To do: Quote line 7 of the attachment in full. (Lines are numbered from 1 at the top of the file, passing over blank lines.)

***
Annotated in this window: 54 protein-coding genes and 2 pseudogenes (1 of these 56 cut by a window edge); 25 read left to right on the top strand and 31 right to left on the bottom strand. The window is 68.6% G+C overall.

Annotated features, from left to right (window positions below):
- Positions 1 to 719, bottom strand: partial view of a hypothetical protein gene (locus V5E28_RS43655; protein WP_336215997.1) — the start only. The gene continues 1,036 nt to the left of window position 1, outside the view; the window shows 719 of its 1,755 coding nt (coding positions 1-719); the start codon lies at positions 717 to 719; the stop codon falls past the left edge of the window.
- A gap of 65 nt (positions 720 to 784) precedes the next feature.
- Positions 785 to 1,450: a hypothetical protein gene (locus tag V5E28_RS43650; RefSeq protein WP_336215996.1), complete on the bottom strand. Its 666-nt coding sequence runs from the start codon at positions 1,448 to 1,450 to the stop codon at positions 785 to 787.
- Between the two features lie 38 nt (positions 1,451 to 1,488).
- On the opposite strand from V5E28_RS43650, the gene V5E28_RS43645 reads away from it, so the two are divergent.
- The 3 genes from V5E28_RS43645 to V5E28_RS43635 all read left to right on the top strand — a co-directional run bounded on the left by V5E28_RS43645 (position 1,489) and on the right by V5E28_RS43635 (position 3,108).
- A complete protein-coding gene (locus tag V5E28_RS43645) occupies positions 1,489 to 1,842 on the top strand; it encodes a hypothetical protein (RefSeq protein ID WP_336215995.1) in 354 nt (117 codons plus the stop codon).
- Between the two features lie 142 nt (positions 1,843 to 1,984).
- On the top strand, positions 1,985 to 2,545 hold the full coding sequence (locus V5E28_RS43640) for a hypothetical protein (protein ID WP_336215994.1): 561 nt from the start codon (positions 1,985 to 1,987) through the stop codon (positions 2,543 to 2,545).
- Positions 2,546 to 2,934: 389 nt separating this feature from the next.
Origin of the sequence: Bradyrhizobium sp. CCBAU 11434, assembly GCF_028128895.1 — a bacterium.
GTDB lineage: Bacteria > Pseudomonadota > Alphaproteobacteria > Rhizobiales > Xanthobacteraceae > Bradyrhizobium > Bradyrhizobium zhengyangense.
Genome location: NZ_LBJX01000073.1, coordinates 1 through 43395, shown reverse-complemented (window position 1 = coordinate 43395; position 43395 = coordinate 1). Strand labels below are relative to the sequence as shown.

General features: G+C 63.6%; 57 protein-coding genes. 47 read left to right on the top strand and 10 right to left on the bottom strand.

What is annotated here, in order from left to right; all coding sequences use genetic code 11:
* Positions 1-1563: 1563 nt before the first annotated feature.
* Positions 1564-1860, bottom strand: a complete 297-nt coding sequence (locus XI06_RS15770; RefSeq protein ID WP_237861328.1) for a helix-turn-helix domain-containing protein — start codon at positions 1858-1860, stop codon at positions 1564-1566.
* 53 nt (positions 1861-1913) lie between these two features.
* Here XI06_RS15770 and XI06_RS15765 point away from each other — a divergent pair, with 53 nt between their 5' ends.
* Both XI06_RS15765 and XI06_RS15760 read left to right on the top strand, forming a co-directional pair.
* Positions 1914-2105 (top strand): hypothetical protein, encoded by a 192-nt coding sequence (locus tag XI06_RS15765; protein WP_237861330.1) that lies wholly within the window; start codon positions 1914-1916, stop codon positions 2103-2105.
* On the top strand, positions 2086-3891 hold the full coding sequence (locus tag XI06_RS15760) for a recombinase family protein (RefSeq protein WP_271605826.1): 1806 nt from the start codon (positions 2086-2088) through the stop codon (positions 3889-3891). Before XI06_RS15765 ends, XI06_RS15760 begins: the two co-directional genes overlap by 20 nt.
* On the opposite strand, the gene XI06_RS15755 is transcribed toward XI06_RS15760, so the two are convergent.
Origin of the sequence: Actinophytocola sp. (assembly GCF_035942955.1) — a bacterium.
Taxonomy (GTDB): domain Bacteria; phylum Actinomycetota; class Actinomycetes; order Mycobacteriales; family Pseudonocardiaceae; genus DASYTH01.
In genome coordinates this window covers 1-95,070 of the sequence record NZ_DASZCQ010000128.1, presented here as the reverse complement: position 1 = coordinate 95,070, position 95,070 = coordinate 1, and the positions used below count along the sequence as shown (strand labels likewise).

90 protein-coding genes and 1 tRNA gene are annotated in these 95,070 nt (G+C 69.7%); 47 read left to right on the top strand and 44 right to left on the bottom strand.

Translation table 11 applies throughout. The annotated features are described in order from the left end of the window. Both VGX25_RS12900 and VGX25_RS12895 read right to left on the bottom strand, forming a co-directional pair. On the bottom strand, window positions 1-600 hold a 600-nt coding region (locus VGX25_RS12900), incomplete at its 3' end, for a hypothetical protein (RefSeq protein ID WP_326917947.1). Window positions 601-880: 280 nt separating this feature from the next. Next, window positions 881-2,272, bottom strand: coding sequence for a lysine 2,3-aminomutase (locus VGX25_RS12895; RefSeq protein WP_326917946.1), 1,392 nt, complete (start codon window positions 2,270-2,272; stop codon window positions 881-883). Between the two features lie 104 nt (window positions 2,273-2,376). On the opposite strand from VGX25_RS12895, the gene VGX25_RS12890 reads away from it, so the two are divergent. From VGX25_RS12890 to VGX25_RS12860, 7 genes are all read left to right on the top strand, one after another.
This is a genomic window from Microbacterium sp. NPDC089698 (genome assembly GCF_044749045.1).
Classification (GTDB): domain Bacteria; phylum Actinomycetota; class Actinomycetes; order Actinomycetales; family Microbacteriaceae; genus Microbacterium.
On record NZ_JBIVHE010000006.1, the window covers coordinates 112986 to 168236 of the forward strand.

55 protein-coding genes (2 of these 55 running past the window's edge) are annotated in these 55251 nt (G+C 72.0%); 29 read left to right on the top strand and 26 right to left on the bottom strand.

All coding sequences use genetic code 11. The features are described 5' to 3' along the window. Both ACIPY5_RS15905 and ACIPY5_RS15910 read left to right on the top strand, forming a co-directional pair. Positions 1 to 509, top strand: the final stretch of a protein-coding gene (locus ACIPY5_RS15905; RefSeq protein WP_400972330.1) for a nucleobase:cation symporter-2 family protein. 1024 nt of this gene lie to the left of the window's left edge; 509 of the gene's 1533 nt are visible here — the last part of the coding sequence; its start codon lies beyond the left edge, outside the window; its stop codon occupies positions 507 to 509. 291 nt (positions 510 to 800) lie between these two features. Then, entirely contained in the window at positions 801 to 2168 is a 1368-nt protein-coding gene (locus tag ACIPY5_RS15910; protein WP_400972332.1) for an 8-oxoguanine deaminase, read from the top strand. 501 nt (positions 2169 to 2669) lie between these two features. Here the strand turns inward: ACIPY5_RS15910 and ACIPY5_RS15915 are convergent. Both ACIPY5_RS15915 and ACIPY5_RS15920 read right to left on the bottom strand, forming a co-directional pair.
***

- On the opposite strand from V5E28_RS43650, the gene V5E28_RS43645 reads away from it, so the two are divergent.